Providing for Consideration of H.R. 3442, Debt Management and Fiscal
Responsibility Act of 2015, and Providing for Consideration of H.R.
Posted on 2016-02-10
MARCHANT. Mr. Speaker, I thank the chairman for yielding to me
and his support on this issue. Also, I thank him for allowing the Rules
Committee to spend over an hour on this issue yesterday to hear both
sides of this issue as far as the debt ceiling goes.
Mr. Speaker, I can't go to a townhall meeting or even go to a gathering of just a few people without the subject of the debt ceiling coming up. My constituents on a regular basis, through emails, phone calls, and letters, ask me the questions: What is Congress doing about addressing the debt ceiling? Why do you lurch from year to year to year about the debt ceiling? Why don't you ever look at the debt ceiling in a comprehensive manner? The debt is too high. When I introduced this bill in September, the debt had reached $18.1 trillion. Today, it is over $19 trillion. If the current law remains unchanged, the Congressional Budget Office predicts that the Federal debt held by the public will exceed 100 percent of our GDP in 25 years, and this is unsustainable.
The window to get a handle on the Nation's debt is closing very quickly. We need to enact solutions to retire the debt before it is too late. That is what the Debt Management and Fiscal Responsibility Act is all about.
This bill creates a new debt limit framework that places greater attention on finding debt reduction solutions. It does so by injecting transparency, accountability, and timeliness into the debt limit process. The bill would allow Congress and the administration to take comprehensive assessments of the debt and its drivers well before the statutory debt limit is reached.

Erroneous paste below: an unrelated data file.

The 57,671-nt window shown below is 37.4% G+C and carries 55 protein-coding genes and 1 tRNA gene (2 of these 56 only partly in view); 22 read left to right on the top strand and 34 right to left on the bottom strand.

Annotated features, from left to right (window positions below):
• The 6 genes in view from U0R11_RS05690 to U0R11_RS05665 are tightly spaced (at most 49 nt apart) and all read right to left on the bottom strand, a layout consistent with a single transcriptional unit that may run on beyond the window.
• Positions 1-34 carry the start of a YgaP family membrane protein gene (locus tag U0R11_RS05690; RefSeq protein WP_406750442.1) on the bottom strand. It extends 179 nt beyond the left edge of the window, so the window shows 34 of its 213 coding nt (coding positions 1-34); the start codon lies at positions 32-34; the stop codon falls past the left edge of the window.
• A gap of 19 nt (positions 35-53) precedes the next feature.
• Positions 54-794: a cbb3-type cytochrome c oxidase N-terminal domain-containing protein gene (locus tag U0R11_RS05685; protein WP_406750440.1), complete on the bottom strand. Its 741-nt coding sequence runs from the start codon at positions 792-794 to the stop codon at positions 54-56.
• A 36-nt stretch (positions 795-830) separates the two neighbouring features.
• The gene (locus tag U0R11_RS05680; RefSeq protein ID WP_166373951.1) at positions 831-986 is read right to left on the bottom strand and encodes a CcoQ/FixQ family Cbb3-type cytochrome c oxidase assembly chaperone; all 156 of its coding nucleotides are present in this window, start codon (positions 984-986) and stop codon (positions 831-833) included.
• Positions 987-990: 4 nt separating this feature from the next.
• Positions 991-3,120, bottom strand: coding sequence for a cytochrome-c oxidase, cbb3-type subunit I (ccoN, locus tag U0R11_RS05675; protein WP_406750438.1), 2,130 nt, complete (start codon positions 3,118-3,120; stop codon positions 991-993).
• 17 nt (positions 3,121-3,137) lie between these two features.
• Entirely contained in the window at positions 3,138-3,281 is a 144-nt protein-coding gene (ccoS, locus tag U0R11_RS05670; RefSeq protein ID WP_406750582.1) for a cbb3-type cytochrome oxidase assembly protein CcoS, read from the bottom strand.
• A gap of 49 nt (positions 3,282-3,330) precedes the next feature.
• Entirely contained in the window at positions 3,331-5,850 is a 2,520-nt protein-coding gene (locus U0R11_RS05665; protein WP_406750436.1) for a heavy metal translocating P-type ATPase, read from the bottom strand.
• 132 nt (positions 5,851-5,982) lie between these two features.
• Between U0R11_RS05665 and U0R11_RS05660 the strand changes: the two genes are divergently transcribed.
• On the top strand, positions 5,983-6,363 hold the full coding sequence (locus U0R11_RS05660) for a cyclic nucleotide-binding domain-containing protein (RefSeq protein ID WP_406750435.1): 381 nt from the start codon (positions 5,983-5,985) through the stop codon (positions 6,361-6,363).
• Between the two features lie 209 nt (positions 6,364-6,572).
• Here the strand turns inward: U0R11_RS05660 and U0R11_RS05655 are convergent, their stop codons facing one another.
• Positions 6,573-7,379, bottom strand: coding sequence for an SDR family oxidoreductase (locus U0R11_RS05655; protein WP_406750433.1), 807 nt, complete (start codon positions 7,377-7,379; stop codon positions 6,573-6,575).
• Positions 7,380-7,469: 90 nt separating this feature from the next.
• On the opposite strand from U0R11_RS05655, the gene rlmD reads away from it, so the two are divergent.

Each year since I have been in Congress, I can pick up the newspaper one day and find that the Secretary of the Treasury announces that we have reached our statutory debt limit and usually proclaims a date. In this case, the statutory debt limit will be reached next March of 2017. At that point, everybody seems to go about their business. There is no particular action taken.
In fact, last month after that proclamation was made that we had reached our statutory debt ceiling, 7 months went by without us reaching the debt ceiling. How did that happen? Well, it happened because the Secretary of the Treasury has the ability to implement extraordinary measures. Now, if any committees in the Congress should know what those extraordinary measures that he is using are going to be or are, it is the Ways and Means Committee and the Senate Finance Committee.
So this bill very simply lays out a framework where, before the debt ceiling is reached--and the Secretary of Treasury knows that--he has a framework of up to 60 days to come and appear before the Ways and Means Committee and the Senate Finance Committee, which could be a joint meeting, and lay out for us when the debt ceiling will be reached--not after we have reached the debt ceiling, but before we have reached the debt ceiling--what extraordinary measures he will take once we have reached that debt ceiling and when, in fact, he thinks we will actually run out of money.
In that report, he will actually then lay out the administration's plan on addressing that debt in the short term, in the midterm, and in the future. So it is a very commonsense plan. It involves one very specific meeting with these two jurisdictional committees with the Secretary of the Treasury. The whole focal point of that meeting will be to talk about the debt ceiling. That does not happen now.
We have dozens of reports that are online. We have dozens of discussions besides this, but never statutorily is the Secretary of the Treasury and the two jurisdictional committees required to meet and discuss this. This is the great thing about this bill, the implementation of this bill.
Like so many Americans, my constituents have watched with great concern as the debt has skyrocketed.
The SPEAKER pro tempore (Mr. Tipton). The time of the gentleman has expired.